Need to store 455 billion gigs of data? All it takes is a gram of DNA
10 years ago, a 250 gigabyte external drive would've been enough to satisfy most peoples' data storage needs. Fast forward to the present day and a terabyte isn't enough, and as we move forward, we're going to need even more storage space than ever before.
In fact, by 2017, the total size of digital data in the world is expected to exceed 16 zettabytes (ZB). That statement, on its own, sounds like unimpressive nerdspeak. But it really isn't. To put it into perspective, 1 ZB (1 billion terabytes) is enough space to store 31,212,000 hours of high-definition video - enough to store the entire Netflix catalogue (not just the severely limited Indian one) almost 900 times over.
The problem is that we're fast running out of space to store all this data.
Typical archival data storage is in the form of magnetic tapes and optical discs. But the capacity and durability of both have left scientists battling to come up with newer, more innovative ways of storing data. Amazingly, like a cheesy fantasy movie, they've found that the answer to our problems may have been within us all along - DNA.
Now, researchers have demonstrated that the technology, to efficiently store and retrieve data from DNA, is now a reality.
DNA - the ideal data storage solution
We only discovered DNA, the building blocks of life, in 1859. It took another 84 years before we actually identified its structure. Since then, our understanding of DNA has grown in leaps and bounds, allowing us to manipulate it and use it to identify and profile individuals among countless other uses and applications.
But at its heart, DNA is essentially a database of genetic information. Even better, it's been developed and refined by nature over billions of years, making it incredibly efficient and compact. So, if nature already has a hyper-efficient data storage mechanism for genetic information, scientists figured it could be used to store digital data as well.
The reasons for choosing DNA are manifold. For a start, it's super dense. While the most advanced magnetic tapes can store about 10 GB/mm3 and magnetic discs can manage about 100 GB/mm3, DNA is far more efficient - able to store 1,000,000,000 GB/mm3. A single gram of DNA can theoretically store up to 455 exabytes (one exabyte = 1 billion GB) of data. In 2006, the total storage of the entire internet was just over half this size.
DNA also has the added benefit of being extremely durable. The DNA samples recovered from fossils that are hundreds of thousands of years old stand testament to this. Scientists estimate that, even in harsh conditions, DNA has a half-life of 500 years, making it far more durable than tapes and discs which last a couple of decades at best.
DNA - just another programming code
Storing data in DNA relies on the basic structural similarity of DNA and binary code. While the basic units of binary are 0s and 1s, DNA is made of 4 nucleotides, cytosine (C), guanine (G), adenine (A) and thymine (T).
When stored in digital form, information is converted into strings of 1s and 0s. To go the extra step and store the information in DNA, scientists translated the binary code into sequences of nucleotides.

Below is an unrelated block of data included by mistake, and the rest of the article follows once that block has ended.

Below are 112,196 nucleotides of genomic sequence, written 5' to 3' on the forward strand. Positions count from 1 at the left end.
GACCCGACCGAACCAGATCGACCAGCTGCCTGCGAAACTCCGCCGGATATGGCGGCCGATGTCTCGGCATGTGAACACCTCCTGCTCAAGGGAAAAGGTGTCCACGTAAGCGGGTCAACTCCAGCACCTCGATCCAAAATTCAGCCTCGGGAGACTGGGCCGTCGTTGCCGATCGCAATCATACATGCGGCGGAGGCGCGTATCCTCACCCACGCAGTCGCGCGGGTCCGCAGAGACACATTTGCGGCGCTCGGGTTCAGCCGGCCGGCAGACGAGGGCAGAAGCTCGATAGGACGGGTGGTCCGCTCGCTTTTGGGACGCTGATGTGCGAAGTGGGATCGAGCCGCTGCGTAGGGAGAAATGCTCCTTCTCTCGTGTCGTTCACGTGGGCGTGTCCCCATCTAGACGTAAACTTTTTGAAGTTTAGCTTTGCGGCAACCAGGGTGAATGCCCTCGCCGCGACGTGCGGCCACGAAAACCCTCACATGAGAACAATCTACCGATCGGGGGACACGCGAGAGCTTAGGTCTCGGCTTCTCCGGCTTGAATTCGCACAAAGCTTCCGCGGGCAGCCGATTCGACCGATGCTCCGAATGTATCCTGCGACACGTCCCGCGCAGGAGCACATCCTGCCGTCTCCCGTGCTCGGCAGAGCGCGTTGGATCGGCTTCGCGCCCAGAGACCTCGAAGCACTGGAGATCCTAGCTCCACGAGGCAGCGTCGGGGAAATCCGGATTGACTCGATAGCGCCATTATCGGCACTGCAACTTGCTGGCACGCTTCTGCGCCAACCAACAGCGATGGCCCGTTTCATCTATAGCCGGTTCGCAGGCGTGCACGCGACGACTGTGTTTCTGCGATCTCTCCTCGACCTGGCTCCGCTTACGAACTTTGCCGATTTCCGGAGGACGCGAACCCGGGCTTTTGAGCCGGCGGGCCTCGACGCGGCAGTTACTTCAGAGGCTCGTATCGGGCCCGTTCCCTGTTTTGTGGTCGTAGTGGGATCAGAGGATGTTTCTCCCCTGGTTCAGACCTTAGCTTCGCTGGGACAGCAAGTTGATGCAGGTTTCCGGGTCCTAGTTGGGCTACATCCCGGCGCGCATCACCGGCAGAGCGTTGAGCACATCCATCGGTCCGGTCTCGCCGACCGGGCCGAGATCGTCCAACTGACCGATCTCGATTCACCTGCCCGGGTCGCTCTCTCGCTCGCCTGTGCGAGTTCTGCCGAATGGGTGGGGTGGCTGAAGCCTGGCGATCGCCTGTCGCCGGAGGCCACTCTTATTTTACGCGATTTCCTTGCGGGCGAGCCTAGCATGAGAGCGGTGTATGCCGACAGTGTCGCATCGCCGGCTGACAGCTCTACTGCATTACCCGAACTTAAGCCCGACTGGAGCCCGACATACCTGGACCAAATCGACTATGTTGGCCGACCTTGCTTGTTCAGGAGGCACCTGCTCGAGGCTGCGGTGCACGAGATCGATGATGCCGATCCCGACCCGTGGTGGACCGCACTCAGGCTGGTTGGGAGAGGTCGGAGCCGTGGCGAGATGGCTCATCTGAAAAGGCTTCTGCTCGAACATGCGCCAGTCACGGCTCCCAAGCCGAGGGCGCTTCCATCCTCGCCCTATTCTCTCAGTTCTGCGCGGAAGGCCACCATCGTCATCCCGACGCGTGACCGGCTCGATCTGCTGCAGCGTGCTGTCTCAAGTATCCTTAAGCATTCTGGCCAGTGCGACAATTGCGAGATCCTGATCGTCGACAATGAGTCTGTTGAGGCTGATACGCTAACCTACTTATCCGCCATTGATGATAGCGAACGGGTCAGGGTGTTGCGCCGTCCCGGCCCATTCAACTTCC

These sequences can then be synthesised to create DNA strands containing digital data.
Scientists can then read back the data by sequencing the DNA.
The evolution of DNA data storage
The first successful attempt at using DNA to store digital data was in 1999 when a 23 character message was stored on a microdot of DNA. Fast forward to 2012 and researchers at Harvard University showed it was possible to encode a staggering 70 billion copies of a book in a cubic millimetre of DNA.
Just a year later, scientists in the UK showed that the stored information was retrievable by sequencing the DNA. They even managed to store and recover 739 kilobytes of data consisting of text, audio and video in a single strand of DNA.
Now, efforts by researchers at the University of Illinois and a collaborative effort between the University of Washington (UW) and Microsoft have taken the field forward significantly.
While the Microsoft-UW collaboration managed to access and re-create specific images stored in a larger DNA data pool, the University of Illinois researchers have shown that parts of the stored data can even be targeted and edited.
Even better, the UW-Microsoft efforts have managed to further improve upon the storage capacity of DNA. They did this by using an audio compression tool called the Huffman code which allows binary to be expressed in shorter ways. This meant that redundancies - replicating the same sequences multiple times in case of errors - could now be done away with.
Not quite there yet
However, while the new breakthroughs are incredibly exciting, it will still be a while before you DNA data storage in daily life. While the cost of the processes involved in DNA data storage are falling every year, it's still a long way away from being commercially viable for the common person.
The speed of the process is also much slower than conventional data storage. While microchips rely on the lightning-fast pace of electrons, DNA data storage involves the actual movement of DNA molecules, a considerably slower process.
With our data storage needs increasing, expect the demand for DNA data storage to increase too. And when demand increases, research and funding will result in a considerably quicker, cheaper process.
So while DNA data storage is currently ideal for archival processes, where speed is not the issue, it may one day leave the confines of large corporations and enter your house.